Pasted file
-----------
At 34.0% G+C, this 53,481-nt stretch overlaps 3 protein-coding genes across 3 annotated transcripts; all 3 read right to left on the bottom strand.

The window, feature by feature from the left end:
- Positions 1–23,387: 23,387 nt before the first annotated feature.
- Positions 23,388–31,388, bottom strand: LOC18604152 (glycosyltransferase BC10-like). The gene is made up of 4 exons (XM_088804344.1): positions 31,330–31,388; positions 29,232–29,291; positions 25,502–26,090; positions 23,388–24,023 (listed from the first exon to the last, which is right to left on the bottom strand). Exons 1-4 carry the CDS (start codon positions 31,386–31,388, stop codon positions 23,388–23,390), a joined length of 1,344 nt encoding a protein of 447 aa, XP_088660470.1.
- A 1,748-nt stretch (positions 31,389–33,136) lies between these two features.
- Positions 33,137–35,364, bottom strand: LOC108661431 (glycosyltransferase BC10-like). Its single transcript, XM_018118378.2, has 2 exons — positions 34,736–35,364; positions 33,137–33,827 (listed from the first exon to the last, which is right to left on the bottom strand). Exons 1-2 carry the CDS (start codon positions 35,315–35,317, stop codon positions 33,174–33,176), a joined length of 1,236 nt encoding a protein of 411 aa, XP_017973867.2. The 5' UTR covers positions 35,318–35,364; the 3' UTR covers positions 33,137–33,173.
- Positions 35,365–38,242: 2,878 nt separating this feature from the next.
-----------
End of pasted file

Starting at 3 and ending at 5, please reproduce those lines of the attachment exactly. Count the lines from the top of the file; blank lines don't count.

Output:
- Positions 1–23,387: 23,387 nt before the first annotated feature.
- Positions 23,388–31,388, bottom strand: LOC18604152 (glycosyltransferase BC10-like). The gene is made up of 4 exons (XM_088804344.1): positions 31,330–31,388; positions 29,232–29,291; positions 25,502–26,090; positions 23,388–24,023 (listed from the first exon to the last, which is right to left on the bottom strand). Exons 1-4 carry the CDS (start codon positions 31,386–31,388, stop codon positions 23,388–23,390), a joined length of 1,344 nt encoding a protein of 447 aa, XP_088660470.1.
- A 1,748-nt stretch (positions 31,389–33,136) lies between these two features.